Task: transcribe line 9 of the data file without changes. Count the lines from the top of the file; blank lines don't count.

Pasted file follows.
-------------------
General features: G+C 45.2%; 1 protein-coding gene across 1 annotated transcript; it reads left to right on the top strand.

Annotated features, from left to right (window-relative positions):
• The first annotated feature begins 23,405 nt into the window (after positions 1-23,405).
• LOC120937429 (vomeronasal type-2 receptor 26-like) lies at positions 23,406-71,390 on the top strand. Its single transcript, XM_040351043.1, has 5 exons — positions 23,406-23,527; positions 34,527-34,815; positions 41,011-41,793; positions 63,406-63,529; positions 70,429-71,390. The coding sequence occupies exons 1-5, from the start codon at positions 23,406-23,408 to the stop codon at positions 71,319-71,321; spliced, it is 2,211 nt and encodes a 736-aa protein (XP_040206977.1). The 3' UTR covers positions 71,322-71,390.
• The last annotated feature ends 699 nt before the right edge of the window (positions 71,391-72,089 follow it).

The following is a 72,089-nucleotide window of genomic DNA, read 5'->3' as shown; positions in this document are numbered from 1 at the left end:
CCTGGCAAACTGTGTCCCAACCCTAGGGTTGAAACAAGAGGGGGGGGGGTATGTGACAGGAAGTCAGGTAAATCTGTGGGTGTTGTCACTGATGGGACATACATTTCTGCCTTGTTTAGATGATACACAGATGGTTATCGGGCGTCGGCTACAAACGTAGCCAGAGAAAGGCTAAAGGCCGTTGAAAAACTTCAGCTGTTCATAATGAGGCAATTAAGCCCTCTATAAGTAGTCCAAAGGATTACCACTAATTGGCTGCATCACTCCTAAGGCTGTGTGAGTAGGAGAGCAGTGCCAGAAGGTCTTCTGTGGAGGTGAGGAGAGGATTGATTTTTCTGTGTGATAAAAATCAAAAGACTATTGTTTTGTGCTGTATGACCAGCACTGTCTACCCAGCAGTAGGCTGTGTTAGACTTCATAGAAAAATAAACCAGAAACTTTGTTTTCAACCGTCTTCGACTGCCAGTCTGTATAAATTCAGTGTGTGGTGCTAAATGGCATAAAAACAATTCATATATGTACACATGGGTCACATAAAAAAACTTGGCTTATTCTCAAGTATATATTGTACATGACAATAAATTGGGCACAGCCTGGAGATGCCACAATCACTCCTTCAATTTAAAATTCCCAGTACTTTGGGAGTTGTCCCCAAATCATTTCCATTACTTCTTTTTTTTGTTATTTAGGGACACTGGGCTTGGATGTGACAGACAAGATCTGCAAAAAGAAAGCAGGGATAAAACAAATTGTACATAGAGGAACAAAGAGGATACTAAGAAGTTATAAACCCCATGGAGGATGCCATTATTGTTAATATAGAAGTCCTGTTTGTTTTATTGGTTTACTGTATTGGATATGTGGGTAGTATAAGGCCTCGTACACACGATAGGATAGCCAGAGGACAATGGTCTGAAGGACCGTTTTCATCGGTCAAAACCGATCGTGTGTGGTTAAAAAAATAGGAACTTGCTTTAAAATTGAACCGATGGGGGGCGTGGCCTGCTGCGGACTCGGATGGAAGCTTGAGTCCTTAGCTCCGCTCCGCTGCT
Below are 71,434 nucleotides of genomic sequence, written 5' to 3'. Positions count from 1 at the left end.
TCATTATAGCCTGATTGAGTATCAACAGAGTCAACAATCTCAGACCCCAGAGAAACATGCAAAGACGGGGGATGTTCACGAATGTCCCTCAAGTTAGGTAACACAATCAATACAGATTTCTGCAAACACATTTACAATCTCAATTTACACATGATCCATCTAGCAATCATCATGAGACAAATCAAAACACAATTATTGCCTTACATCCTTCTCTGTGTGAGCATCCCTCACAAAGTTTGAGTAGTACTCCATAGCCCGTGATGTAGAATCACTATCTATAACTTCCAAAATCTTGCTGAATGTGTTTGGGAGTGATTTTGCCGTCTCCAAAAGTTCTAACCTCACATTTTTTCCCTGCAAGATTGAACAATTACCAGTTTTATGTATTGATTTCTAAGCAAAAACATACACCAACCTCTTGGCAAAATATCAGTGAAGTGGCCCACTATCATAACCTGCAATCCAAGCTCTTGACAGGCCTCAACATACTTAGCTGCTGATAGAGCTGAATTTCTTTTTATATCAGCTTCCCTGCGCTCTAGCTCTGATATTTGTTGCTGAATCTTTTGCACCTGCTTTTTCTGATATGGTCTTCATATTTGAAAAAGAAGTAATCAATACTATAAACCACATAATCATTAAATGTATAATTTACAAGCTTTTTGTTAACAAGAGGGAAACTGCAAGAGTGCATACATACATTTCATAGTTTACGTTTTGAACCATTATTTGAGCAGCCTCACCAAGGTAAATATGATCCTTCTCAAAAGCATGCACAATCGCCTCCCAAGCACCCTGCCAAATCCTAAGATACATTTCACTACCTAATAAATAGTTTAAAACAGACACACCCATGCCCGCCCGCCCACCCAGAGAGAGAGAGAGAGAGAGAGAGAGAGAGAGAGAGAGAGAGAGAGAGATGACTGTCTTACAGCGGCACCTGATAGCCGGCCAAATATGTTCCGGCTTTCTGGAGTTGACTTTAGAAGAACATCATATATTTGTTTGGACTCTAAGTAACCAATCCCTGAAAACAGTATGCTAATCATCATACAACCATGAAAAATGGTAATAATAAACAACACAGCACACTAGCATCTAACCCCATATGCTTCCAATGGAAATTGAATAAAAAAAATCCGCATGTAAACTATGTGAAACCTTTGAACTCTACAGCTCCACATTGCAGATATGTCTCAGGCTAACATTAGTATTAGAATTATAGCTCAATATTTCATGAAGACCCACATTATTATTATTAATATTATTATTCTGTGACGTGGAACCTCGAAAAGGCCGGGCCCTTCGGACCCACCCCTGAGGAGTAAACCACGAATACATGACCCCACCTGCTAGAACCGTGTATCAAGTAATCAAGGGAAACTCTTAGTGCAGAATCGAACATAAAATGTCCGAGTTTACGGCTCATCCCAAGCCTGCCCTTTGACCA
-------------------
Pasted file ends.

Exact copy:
TCATTATAGCCTGATTGAGTATCAACAGAGTCAACAATCTCAGACCCCAGAGAAACATGCAAAGACGGGGGATGTTCACGAATGTCCCTCAAGTTAGGTAACACAATCAATACAGATTTCTGCAAACACATTTACAATCTCAATTTACACATGATCCATCTAGCAATCATCATGAGACAAATCAAAACACAATTATTGCCTTACATCCTTCTCTGTGTGAGCATCCCTCACAAAGTTTGAGTAGTACTCCATAGCCCGTGATGTAGAATCACTATCTATAACTTCCAAAATCTTGCTGAATGTGTTTGGGAGTGATTTTGCCGTCTCCAAAAGTTCTAACCTCACATTTTTTCCCTGCAAGATTGAACAATTACCAGTTTTATGTATTGATTTCTAAGCAAAAACATACACCAACCTCTTGGCAAAATATCAGTGAAGTGGCCCACTATCATAACCTGCAATCCAAGCTCTTGACAGGCCTCAACATACTTAGCTGCTGATAGAGCTGAATTTCTTTTTATATCAGCTTCCCTGCGCTCTAGCTCTGATATTTGTTGCTGAATCTTTTGCACCTGCTTTTTCTGATATGGTCTTCATATTTGAAAAAGAAGTAATCAATACTATAAACCACATAATCATTAAATGTATAATTTACAAGCTTTTTGTTAACAAGAGGGAAACTGCAAGAGTGCATACATACATTTCATAGTTTACGTTTTGAACCATTATTTGAGCAGCCTCACCAAGGTAAATATGATCCTTCTCAAAAGCATGCACAATCGCCTCCCAAGCACCCTGCCAAATCCTAAGATACATTTCACTACCTAATAAATAGTTTAAAACAGACACACCCATGCCCGCCCGCCCACCCAGAGAGAGAGAGAGAGAGAGAGAGAGAGAGAGAGAGAGAGAGAGAGAGATGACTGTCTTACAGCGGCACCTGATAGCCGGCCAAATATGTTCCGGCTTTCTGGAGTTGACTTTAGAAGAACATCATATATTTGTTTGGACTCTAAGTAACCAATCCCTGAAAACAGTATGCTAATCATCATACAACCATGAAAAATGGTAATAATAAACAACACAGCACACTAGCATCTAACCCCATATGCTTCCAATGGAAATTGAATAAAAAAAATCCGCATGTAAACTATGTGAAACCTTTGAACTCTACAGCTCCACATTGCAGATATGTCTCAGGCTAACATTAGTATTAGAATTATAGCTCAATATTTCATGAAGACCCACATTATTATTATTAATATTATTATTCTGTGACGTGGAACCTCGAAAAGGCCGGGCCCTTCGGACCCACCCCTGAGGAGTAAACCACGAATACATGACCCCACCTGCTAGAACCGTGTATCAAGTAATCAAGGGAAACTCTTAGTGCAGAATCGAACATAAAATGTCCGAGTTTACGGCTCATCCCAAGCCTGCCCTTTGACCA